Nausherwan Hafeez, Op-Ed
At what point does a citizen-led boycott of a state become morally justified?
This question has been raised with regards to the growing academic, cultural, and economic boycott of Israel. In 2004, the Palestinian Campaign for the Academic and Cultural Boycott of Israel (PACBI)—a coalition of more than 50 Palestinian civil society organizations—called for a program of boycott, divestment and sanctions (BDS) in response to Israeli actions in the Occupied Territories. This movement has gained support from trade unions, churches, and academic institutions based in the US, Canada, Europe, and South Africa. In reaction, a growing number of American academic institutions have come out against the boycott. This leads one to question: Why was the boycott called? Is there merit to a boycott? And what is the way forward?
The boycott was called in response to Israeli policies of illegal annexation and colonization of territories, extrajudicial killings, collective punishment, and the restriction of movement of native Palestinians throughout the region. In addition, America has a unique relationship with Israel that requires us to analyze the logic of a boycott critically. Each of these areas deserves further explanation.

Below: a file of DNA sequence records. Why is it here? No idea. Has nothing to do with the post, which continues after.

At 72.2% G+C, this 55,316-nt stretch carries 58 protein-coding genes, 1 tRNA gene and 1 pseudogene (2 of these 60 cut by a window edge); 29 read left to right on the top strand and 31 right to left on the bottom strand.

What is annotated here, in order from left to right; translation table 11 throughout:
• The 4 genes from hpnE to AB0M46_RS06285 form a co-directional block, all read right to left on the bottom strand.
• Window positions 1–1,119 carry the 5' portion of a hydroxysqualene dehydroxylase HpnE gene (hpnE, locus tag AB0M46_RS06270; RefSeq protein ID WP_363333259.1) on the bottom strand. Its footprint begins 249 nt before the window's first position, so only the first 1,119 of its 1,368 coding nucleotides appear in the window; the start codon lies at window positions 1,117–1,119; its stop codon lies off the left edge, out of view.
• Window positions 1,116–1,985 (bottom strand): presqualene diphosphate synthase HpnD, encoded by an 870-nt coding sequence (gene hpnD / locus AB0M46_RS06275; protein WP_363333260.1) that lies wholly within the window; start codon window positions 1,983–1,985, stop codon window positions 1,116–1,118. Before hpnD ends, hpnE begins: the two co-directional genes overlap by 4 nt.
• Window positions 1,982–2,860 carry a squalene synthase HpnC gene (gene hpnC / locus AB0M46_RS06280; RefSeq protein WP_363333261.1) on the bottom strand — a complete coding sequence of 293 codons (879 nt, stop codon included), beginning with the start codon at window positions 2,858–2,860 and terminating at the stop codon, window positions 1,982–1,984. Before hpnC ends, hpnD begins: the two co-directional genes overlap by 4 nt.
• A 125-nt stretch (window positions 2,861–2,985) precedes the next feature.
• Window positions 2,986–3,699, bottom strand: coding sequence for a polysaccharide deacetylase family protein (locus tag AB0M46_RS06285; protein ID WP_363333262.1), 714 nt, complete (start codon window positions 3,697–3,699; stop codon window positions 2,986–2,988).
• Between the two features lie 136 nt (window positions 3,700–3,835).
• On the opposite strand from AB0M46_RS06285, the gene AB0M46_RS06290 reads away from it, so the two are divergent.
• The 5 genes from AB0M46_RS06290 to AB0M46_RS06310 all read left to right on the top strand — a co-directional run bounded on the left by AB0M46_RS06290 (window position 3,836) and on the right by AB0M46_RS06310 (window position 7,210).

Israel has instituted a concerted effort of colonization and expulsion in the West Bank. The most visceral example of this is the “apartheid” wall that has been built throughout the West Bank in violation of the International Court of Justice’s ruling that its construction is illegal. Former President Jimmy Carter noted in Palestine: Peace Not Apartheid that, “[The Wall] is projected to be at least three and a half times as long as Israel’s internationally recognized border and already cuts directly through Palestinian villages, divides families from their gardens and farmland, and includes 375,000 Palestinians on the “Israeli” side of the wall, 175,000 of whom are outside Jerusalem.” This land grab has allowed for the ghettoization of the Palestinian people in violation of international law.
Israel has used the tactic of extrajudicial killings to eliminate those it deems a threat. One of the most heinous cases of such killings occurred in March of 2004, when an American-supplied Israeli Helicopter gunship bombed and killed the quadriplegic Sheik Ahmed Yassin. The “collateral” damage from this bombing was 9 innocent bystanders, including 6 children. The assassinations of alleged criminals are a gross violation of the rule of law.
Israeli policies in Gaza exemplify the idea of collective punishment. Israel has blockaded most imports and exports in Gaza by declaring it a “hostile territory”. Consequently, about 70% of Gaza’s workforce is now unemployed or without pay, according the United Nations, and about 80% of its residents live in harsh poverty. About 1.2 million of them are dependent for their day-to-day survival on food handouts from the UN or other international agencies, without which the population would starve. This deliberate attempt to destroy Gazan livelihood is in direct violation of the Geneva Convention—which Israel is a signatory to—which obliges an occupational force to ensure the well-being of the occupied peoples.